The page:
Ever since Disney’s ‘Enchanted’ hit theaters in 2007, there has been a revival of fairy tales in Hollywood. We’ve had a ton of remakes, reimaginings, and retellings of pretty much any and every Grimm story in the book. So much so that this year, we’re even getting two very different versions of the classic tale of Snow White, the first of which, ‘Mirror Mirror’ from director Tarsem Singh, opens this weekend.
To be perfectly honest, I didn’t go into this movie expecting much since the trailers made the movie out to be nonsense. A fairy tale can be nonsensical, and they should be, but this just didn’t look like it was for me. However, as I was sitting in the theater, I was enamored by the stunning visuals that Tarsem delivered throughout the film. The vibrant colors in everything from the scenery to the costumes to the skin tone of Snow White, wonderfully played by Lily Collins, were quite entrancing. And not in the weird, creepy, “What is even going on here?” Tim Burton way either. (Not that there’s anything wrong with the Burton style. I’m a fan.) I would be really surprised if ‘Mirror Mirror’ doesn’t get a few costume or technical nominations at the Oscars.
Beyond the beautiful look of the movie, the cast was pretty stellar as well. I was skeptical about Lily Collins at first, but she really grew on me as the film progressed. Armie Hammer showed off his comedic chops quite nicely. It’s quite the departure from his role in ‘The Social Network’, and he adapts well to the environment. Julia Roberts brought out a whole different side of the Evil Queen that we don’t get too much of in the Disney version. Roberts’ queen wasn’t so much evil really. She was more insecure, which lead to take some extreme measures. The audience will end up feeling bad for her instead of just wanting her vanquished, even though when she gets what’s coming to her, she definitely deserves it. The seven dwarves provided some great laughs, but most of my laughs came whenever veteran actor Nathan Lane appeared on screen. Something about the way that man says “cockroach” is hilarious to me. He has a small role, but he made the most of it.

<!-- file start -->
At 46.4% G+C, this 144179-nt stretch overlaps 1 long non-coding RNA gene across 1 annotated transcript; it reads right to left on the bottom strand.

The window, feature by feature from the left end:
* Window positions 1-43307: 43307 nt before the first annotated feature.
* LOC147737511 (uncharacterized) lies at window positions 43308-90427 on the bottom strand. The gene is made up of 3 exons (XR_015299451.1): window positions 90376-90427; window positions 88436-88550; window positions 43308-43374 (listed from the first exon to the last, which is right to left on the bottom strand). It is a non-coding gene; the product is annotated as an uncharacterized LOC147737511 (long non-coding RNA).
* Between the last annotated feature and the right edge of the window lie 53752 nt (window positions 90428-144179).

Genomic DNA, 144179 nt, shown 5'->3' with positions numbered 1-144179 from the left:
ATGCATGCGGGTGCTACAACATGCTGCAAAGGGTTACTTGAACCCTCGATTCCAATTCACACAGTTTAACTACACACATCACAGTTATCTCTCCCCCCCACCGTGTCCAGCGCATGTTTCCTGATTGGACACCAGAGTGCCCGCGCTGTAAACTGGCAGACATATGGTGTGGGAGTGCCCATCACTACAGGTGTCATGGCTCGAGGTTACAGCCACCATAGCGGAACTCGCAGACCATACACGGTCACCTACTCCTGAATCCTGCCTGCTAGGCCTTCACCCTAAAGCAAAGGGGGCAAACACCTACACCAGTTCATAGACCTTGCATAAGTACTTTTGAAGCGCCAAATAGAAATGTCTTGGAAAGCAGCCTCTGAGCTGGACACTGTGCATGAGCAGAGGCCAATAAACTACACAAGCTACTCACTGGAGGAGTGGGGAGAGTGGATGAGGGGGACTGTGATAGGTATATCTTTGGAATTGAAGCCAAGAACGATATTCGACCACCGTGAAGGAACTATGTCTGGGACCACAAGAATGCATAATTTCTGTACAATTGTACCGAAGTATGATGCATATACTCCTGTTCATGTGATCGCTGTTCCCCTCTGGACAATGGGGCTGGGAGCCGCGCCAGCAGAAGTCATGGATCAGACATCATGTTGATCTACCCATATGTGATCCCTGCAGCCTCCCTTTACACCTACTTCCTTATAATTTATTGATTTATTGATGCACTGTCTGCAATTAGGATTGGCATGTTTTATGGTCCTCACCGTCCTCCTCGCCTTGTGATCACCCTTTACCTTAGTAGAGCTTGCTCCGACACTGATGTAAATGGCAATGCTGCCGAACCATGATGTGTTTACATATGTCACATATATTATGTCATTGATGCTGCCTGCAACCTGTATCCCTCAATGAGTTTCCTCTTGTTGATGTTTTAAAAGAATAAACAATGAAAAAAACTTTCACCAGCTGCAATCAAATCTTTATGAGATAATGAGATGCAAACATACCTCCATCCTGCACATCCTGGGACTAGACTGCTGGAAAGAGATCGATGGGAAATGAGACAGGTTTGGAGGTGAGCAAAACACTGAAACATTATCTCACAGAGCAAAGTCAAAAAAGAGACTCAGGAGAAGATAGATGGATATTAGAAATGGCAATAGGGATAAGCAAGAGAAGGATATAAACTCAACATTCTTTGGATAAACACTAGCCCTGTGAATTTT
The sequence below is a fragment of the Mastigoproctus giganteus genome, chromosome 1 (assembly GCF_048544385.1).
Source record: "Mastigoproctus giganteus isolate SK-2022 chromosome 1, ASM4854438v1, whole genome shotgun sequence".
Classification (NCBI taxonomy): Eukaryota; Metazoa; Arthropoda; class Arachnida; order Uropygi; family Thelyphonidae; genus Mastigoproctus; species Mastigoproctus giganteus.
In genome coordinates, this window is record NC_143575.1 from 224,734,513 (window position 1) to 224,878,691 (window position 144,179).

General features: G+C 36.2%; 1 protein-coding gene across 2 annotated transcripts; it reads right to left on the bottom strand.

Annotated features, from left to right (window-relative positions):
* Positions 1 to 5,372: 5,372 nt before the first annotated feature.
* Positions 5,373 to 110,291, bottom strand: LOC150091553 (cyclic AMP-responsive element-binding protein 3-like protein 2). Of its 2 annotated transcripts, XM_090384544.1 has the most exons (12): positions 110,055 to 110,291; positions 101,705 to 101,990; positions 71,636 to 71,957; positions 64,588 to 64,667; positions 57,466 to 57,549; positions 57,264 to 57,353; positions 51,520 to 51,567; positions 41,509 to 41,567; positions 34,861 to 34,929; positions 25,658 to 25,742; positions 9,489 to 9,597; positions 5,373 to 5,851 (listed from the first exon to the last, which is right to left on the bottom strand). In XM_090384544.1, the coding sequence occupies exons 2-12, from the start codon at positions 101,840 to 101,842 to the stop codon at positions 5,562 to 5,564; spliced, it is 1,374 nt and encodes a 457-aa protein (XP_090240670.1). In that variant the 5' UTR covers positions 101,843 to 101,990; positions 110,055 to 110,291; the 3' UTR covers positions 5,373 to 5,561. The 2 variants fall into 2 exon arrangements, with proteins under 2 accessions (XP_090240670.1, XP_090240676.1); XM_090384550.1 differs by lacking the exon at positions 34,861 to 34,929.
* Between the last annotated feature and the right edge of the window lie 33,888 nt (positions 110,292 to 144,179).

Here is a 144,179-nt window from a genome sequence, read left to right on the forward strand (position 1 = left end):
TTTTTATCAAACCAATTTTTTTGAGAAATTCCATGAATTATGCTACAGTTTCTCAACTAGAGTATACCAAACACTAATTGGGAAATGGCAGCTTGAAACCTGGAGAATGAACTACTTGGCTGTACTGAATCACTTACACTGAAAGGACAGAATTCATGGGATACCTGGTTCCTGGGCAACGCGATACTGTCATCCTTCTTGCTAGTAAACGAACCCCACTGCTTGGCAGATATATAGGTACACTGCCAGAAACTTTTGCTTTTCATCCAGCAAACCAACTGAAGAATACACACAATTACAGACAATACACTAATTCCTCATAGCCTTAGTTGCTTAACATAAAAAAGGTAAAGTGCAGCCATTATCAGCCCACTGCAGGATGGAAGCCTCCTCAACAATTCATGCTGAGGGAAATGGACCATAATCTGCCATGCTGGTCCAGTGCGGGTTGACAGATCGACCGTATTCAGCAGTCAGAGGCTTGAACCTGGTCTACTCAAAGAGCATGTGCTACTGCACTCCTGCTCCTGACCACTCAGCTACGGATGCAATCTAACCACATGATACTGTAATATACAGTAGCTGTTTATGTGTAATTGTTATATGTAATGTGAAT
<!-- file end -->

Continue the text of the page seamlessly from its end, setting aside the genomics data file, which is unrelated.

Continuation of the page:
The script was pretty standard for the genre. Prince and princess meet, vanquish a foe, and *Spoiler Alert* live happily ever after. However, these stories have lasted the test of time because of their simplicity. It’s nothing Best Adapted screenplay worthy, but the kids will enjoy it. And the adults who take them to see it will enjoy some little things too, like the self-aware dialogue. For example, when Snow White won’t allow Prince Andrew or the dwarves to help her fight the beast because she wants to break the mold of the stories she read as a child, the prince says that those stories work for a reason and that they’ve been “focus grouped”. Little throwaway lines like that are scattered throughout the film, and if you pick them up, they’re quite enjoyable. My theater that was mostly full off press let out a few chuckles here and there, so that’s something: If you watch a movie meant for kids with kid glasses, it can be a good time.
On my infamous five star scale, I’ll rate ‘Mirror Mirror’ a 3.5 because it was an overall pleasurable movie going experience that was amplified by the amazing cinematography and costumes. The Bollywood-style musical number during the credits didn’t hurt either.